• $12,500 (unchanged from 2016).

Employees can start making “catch-up” contributions in the year they reach age 50. For 2017, they can contribute an extra $3,000  a year (same as 2016).

Employers generally must make a matching contribution that is the smaller of:

  • Three percent of salary or self-employment income, or
  • 100 percent of the elective deferral.

If you run your business as a sole proprietorship or a single-member LLC treated as a proprietorship for federal tax purposes, you are considered self-employed. So you make the elective deferral and the matching contribution, claiming deductions for both.

If you are employed by your own S or C corporation, the company makes the matching contribution and withholds the elective deferral contribution from your salary. The business gets a deduction for the contribution and your taxable salary is reduced by your contribution.

Simplified Employee Pensions: Stripped-Down Plans

SEPs are intended primarily for self-employed individuals, including sole proprietors, partners and LLC members, as well as small corporations.

If you’re self-employed, you can make an annual deductible contribution of up to 20% of self-employment income. Self-employment income generally equals the net profit shown on your Schedule C, E or F, minus the deduction for 50% of self-employment tax from page one of Form 1040.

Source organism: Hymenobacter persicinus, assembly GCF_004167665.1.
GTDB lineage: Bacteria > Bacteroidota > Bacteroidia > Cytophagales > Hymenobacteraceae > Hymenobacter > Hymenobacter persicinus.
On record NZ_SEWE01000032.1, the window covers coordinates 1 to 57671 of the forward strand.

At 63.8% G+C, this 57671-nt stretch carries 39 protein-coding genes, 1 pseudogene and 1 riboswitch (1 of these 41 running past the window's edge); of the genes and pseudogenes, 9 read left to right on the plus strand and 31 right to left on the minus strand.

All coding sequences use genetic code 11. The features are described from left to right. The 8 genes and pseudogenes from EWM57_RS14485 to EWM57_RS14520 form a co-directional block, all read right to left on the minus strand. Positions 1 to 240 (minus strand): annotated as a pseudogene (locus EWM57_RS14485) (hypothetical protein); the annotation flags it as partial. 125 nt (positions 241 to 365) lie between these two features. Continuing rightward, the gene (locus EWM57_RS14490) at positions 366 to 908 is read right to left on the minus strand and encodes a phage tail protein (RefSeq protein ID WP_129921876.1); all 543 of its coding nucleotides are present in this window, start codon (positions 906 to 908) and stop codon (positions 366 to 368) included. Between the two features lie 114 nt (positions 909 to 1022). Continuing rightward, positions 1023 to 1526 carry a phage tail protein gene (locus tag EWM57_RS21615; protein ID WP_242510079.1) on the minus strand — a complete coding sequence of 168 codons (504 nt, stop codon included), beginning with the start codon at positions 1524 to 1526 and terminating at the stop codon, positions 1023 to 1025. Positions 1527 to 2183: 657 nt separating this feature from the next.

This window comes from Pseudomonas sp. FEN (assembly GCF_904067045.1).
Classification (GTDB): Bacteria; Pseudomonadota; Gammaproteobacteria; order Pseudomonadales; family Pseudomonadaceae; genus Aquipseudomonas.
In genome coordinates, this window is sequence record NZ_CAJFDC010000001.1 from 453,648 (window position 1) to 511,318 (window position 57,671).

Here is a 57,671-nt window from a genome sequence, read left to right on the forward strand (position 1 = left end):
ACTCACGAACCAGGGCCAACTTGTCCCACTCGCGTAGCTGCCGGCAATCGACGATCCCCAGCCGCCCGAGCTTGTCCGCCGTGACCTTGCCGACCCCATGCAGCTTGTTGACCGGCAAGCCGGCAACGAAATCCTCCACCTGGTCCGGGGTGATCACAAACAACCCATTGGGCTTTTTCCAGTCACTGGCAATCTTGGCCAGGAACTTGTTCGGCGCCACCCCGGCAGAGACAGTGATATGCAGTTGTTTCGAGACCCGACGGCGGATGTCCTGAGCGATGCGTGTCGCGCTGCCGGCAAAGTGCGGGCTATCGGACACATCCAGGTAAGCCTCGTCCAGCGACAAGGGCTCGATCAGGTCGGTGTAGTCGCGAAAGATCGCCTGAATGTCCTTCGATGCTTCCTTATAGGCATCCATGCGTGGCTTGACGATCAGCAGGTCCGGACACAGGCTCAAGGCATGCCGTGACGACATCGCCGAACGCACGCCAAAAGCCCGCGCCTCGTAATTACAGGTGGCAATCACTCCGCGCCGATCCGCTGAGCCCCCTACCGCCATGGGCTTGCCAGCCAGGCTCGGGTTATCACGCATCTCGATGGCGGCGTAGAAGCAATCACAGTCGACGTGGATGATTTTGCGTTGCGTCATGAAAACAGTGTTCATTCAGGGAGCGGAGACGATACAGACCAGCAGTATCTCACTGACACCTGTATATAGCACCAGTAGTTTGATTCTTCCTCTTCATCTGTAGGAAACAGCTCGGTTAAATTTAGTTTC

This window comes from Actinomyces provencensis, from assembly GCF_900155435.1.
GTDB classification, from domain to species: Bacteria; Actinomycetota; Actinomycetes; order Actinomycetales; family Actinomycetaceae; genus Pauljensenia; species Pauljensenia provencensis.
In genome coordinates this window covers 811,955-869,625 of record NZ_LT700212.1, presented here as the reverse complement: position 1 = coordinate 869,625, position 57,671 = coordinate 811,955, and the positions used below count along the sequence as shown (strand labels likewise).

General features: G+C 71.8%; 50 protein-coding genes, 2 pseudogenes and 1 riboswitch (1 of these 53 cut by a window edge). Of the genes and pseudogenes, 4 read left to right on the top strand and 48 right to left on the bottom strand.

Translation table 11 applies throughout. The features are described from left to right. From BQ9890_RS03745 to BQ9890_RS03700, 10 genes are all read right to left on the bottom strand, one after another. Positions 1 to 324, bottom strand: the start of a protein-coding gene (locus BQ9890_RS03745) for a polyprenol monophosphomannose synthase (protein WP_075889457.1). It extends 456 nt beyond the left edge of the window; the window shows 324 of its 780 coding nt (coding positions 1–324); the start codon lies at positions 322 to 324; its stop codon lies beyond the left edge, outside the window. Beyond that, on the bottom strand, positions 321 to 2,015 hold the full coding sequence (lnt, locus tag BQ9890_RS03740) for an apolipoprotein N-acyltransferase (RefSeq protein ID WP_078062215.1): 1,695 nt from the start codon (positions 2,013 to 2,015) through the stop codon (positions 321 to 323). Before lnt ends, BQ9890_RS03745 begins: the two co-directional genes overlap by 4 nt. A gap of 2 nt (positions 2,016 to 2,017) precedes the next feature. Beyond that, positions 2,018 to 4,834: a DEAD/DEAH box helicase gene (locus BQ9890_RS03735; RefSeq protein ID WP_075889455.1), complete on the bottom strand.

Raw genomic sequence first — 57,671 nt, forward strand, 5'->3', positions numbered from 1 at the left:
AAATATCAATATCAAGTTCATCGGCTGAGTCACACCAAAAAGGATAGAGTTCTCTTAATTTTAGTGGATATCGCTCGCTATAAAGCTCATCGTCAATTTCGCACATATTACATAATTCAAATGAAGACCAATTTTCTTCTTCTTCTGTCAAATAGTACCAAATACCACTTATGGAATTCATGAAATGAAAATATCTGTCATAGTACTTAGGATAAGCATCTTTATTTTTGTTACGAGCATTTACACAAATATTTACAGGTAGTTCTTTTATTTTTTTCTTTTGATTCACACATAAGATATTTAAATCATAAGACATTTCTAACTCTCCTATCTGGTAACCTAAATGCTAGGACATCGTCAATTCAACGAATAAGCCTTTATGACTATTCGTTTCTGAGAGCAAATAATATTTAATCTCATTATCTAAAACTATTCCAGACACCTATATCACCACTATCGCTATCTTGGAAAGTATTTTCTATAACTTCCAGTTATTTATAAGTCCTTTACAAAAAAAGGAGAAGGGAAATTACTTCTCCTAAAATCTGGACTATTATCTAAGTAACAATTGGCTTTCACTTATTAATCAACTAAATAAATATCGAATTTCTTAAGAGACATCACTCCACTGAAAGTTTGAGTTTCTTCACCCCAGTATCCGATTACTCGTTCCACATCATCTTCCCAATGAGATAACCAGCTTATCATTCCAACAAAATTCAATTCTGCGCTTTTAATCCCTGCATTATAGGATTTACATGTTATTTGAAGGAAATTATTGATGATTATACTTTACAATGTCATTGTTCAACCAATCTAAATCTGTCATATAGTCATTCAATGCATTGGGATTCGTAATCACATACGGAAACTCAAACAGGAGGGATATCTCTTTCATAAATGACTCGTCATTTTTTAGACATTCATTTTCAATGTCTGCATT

If you’re employed by an S or C corporation, the company must set up the SEP. The business can then make a deductible contribution of as much as 25% of your salary. The maximum possible contribution is $54,000 for 2017 (up from $53,000 in 2016).

So how do these two plans compare? They are each simple to set up and identical in several ways, such as:

  • Requiring no annual filings with the federal government;
  • Allowing minimal or no contributions when cash is tight; and
  • Prohibiting borrowing.

In other ways, however, they stack up a little differently:

Employee Contributions

A SIMPLE-IRA can permit much larger annual deductible contributions if your business produces a modest  income. But contribution limits can become a disadvantage as income grows. A SEP allows you to make more generous annual deductible contributions, an advantage if you have a large amount of self-employment income or salary. But, depending on your age and income, you might be allowed to make larger annual deductible contributions to other types of personal retirement accounts, such as a 401(k) or a defined benefit pension plan.